“There is an element of autobiography in all fiction in that pain or distress, or pleasure, is based on the author's own. But in my case that is as far as it goes. “ – William Trevor

Born on this date in 1928, Trevor was an Irish novelist, playwright, and widely regarded as one of the greatest contemporary writers of short stories in English language history.  And, while he was Irish through and through, he made his home in Southwest England for over 50 years, dying there in 2016.
Trevor was a three-time winner of the coveted Whitbread Prize and was nominated five times for the Booker Prize.  In his final decade he was shortlisted for the Nobel Prize in Literature, particularly after his final novel Love and Summer not only garnered rave reviews but also was an international best seller.  

He was such a prolific writer of short stories that he had a remarkable 20volumes of them published during the time he also was producing 16 novels, 6 plays, and a number of nonfiction works and major essays.   He attributed his output to an intangible capacity to create.

“The capacity you're thinking of is imagination,” he clarified.  “Without it there can be no understanding, indeed no fiction.”

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Wednesday, May 23, 2018

For The Pleasure of Writing

“I don't wait for inspiration. I get up and write every day.” – Cathy Marie Buchanan

Born on this date in 1963, Buchanan makes her home in Toronto, Canada after growing up in Niagara Falls, Ontario.  Her stories have appeared in many of Canada’s most respected literary journals, and she has received awards from the Toronto Arts Council, the Ontario Arts Council and the Canada Council for the Arts.

The Day the Falls Stood Still, her debut novel, was a New York Times bestseller and she followed it with the mega-selling The Painted Girls, inspired by both a notorious late-19th century criminal trial and Edgar Degas’ real-life model, Marie van Goethem, who posed for Degas’ masterpiece “Little Dancer Aged Fourteen.”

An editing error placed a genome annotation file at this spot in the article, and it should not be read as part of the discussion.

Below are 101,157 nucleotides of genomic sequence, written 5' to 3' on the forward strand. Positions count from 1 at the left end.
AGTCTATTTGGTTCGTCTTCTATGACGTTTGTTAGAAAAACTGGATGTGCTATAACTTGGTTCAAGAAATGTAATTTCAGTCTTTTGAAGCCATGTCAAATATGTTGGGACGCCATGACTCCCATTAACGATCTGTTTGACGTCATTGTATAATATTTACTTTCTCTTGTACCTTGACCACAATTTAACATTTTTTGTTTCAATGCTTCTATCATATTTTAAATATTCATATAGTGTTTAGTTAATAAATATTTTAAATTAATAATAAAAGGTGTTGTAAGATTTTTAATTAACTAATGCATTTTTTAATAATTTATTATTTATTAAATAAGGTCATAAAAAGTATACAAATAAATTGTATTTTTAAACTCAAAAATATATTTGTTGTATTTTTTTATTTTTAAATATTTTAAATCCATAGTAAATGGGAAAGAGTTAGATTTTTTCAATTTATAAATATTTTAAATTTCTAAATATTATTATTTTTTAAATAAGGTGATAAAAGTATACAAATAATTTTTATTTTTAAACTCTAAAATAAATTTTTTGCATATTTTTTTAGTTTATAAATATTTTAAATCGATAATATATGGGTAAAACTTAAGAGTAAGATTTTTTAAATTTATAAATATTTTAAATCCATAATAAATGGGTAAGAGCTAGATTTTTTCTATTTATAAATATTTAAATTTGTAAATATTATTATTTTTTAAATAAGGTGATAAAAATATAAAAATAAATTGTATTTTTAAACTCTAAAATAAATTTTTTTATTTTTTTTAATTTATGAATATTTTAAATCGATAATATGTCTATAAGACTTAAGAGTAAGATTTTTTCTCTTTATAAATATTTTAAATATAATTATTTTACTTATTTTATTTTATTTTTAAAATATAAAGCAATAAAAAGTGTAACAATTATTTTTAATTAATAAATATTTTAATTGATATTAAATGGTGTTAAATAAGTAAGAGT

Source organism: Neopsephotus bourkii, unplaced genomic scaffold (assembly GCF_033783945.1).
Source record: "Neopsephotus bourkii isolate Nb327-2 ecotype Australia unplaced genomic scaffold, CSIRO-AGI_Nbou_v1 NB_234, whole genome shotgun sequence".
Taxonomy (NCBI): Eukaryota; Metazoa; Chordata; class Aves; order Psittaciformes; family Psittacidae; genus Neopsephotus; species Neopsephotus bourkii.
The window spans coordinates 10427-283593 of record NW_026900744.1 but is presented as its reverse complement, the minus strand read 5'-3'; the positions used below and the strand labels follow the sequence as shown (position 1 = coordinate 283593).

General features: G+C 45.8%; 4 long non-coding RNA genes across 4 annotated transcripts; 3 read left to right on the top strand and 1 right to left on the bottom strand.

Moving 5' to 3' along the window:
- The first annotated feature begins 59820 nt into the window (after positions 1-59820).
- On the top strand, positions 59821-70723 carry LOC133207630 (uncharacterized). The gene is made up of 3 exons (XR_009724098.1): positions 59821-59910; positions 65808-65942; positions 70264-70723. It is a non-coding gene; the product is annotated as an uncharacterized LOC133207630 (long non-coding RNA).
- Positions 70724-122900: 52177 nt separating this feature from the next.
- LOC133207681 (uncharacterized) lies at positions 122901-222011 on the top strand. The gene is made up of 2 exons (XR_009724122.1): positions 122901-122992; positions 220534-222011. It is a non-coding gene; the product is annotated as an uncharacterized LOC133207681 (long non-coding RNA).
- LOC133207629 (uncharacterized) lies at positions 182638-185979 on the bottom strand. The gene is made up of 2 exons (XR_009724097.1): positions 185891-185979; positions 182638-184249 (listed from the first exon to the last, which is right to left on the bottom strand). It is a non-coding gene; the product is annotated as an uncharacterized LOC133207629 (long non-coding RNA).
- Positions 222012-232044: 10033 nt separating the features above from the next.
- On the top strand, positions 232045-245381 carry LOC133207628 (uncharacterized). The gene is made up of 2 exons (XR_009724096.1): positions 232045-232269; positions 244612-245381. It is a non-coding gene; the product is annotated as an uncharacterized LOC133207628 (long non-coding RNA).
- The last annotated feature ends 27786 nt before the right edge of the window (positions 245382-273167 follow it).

Buchanan’s writing moves fluidly from one era to another and to subjects that are wide-ranging and always riveting.  “I write to explore something that fascinates me, and I write the way I do because it is the only way I know how to write,” she said.   
                                    “I keep writing because it is deeply pleasurable to me.”

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Tuesday, May 22, 2018

The Characters and Lessons of Life

“We all lose somebody we care about and want to find some comforting way of dealing with it, something that will give us a little closure, a little peace.” – Mitch Albom

Albom, a best-selling author, journalist, screenwriter, dramatist, radio and television broadcaster, philanthropist and musician has written books that have sold over 35 million copies, about 14 million of those being copies of one of the best-selling memoirs of all time, Tuesdays With Morrie.  That book, which chronicles Albom’s weekly visit with Morrie Schwartz, his one-time professor afflicted with ALS (Lou Gehrig’s Disease), was written to share their weekly conversations about life and death, and as a way to help Schwartz’s family with rising medical bills.  At first rejected by multiple publishers, it was finally published as a thin volume with just a small press run.  But, as word of mouth took over, the book skyrocketed to a 205-week run on the New York Times Bestseller List.  It went on to become an Emmy-winning television movie and a long-running Broadway play and continues to touch people’s lives through the wisdom shared by the dying professor.

Born in May 1958, Albom was first a successful sportswriter before becoming – almost by accident – a phenomenal chronicler of people’s lives and hopes and the inspiration they brought to others.       
                                                    “I find interesting characters or lessons that resonate with people and sometimes I write about them in the sports pages, sometimes I write them in a column, sometimes in a novel, sometimes a play or sometimes in nonfiction,” Albom said.   “But at the core I always say to myself, 'Is this something people want to read?'  I believe that you live on inside the hearts and minds of everyone you've touched while you were here on earth."

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Monday, May 21, 2018

Sharing Some 'Slices of Life'